Tackling fraud in UK aid

The government’s approach to managing fraud in the aid programme is broadly relevant and effective – but more can be done to find fraud cases by improving oversight and intelligence sharing across aid-spending departments, and streamlining and enhancing whistleblowing systems.

  1. Status: Completed
  2. Published: 8 April 2021
  3. Type: Rapid review
  4. Subject: Anti-corruption, tax avoidance and fiduciary risk
  5. Lead commissioner: Tarek Rouchdy

Latest news

We published our review of Tackling fraud in UK aid on 8 April 2021. The government response is expected later in the spring – check back here for updates.

Summary

Fraud is a deliberate and illegal act which results in funds or assets being diverted from their intended purpose. The Cabinet Office estimates that for every £100 of UK public spending, between 50p and £5 is lost to fraud and error. However, most government departments report less than 5p in every £100 as detected fraud – and most of this is recovered, with less than 1p in every £100 lost to fraud after recovery.

This rapid review assesses the extent to which the UK government takes a robust approach to tackling fraud in its aid expenditure. It explores how the five biggest aid-spending departments tackle fraud in their aid delivery chains, and how they decide on how to balance and manage fraud risk within portfolios, programmes and projects.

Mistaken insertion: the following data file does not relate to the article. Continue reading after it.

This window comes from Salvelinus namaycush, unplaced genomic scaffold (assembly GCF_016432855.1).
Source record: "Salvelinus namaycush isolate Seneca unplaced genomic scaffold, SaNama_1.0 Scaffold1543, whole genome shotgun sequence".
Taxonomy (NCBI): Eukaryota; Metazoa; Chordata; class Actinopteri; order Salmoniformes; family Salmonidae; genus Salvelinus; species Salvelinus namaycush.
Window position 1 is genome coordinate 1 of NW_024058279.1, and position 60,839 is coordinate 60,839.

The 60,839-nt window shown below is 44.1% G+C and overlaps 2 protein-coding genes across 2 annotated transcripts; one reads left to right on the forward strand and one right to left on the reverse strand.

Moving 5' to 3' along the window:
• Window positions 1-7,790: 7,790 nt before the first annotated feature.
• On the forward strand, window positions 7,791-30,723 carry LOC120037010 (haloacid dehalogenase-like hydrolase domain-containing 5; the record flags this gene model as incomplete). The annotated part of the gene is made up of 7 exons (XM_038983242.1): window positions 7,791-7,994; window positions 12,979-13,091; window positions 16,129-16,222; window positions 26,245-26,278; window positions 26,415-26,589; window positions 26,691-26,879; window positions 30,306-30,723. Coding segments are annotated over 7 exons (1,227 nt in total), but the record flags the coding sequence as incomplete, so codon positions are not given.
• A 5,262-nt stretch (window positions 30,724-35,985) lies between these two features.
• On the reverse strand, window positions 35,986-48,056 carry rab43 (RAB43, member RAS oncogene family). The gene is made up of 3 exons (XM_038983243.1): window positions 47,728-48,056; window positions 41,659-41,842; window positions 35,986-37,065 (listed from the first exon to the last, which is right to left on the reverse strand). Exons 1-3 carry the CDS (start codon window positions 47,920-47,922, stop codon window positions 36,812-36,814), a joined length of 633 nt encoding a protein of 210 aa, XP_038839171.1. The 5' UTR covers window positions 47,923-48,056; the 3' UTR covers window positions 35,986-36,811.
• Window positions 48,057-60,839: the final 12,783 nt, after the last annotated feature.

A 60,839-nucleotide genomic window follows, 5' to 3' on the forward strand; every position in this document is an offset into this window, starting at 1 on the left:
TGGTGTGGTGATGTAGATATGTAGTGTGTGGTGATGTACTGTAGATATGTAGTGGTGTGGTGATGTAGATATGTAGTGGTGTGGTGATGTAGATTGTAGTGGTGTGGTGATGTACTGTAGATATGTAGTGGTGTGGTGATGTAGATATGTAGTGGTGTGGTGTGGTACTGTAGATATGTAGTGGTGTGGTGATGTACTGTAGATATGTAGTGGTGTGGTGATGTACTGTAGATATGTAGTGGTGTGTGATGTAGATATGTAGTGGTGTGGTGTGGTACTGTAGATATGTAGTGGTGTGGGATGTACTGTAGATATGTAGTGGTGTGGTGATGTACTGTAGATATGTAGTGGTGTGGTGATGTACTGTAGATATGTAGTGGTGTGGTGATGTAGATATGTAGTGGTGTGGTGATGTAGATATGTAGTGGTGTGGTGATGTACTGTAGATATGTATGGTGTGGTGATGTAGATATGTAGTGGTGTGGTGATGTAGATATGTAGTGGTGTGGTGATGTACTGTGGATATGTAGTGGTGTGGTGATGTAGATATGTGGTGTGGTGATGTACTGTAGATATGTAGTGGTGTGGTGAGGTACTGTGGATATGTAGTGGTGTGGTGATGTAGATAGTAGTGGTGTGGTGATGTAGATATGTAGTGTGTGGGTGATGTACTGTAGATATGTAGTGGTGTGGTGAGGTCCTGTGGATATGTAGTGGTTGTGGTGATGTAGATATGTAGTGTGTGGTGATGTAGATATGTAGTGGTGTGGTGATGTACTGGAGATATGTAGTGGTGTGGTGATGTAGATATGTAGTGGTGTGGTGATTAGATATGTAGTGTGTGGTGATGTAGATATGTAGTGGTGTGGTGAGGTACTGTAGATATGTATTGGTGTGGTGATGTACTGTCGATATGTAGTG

The review addresses external fraud involving individuals or organisations outside UK government departments, or involving both internal and external parties (such as fraud relating to outsourcing), and not internal fraud by UK government employees. Our aim was to assess the effectiveness of fraud risk management across aid-spending government departments; we did not seek to identify or investigate specific instances of fraud or to test fraud risk management beyond aid. We also excluded central funding to multilateral organisations, but ICAI is planning a supplementary review looking at fraud prevention measures within multilateral contributions.

As a rapid review, it is not scored, but it makes four recommendations to the government.

Timeline

Approach

Published 9 October 2020

Evidence gathering

Complete

Review publication

Published 8 April 2021

Government response

Expected spring 2021

Parliamentary scrutiny

Details to be confirmed

ICAI follow-up

Details to be confirmed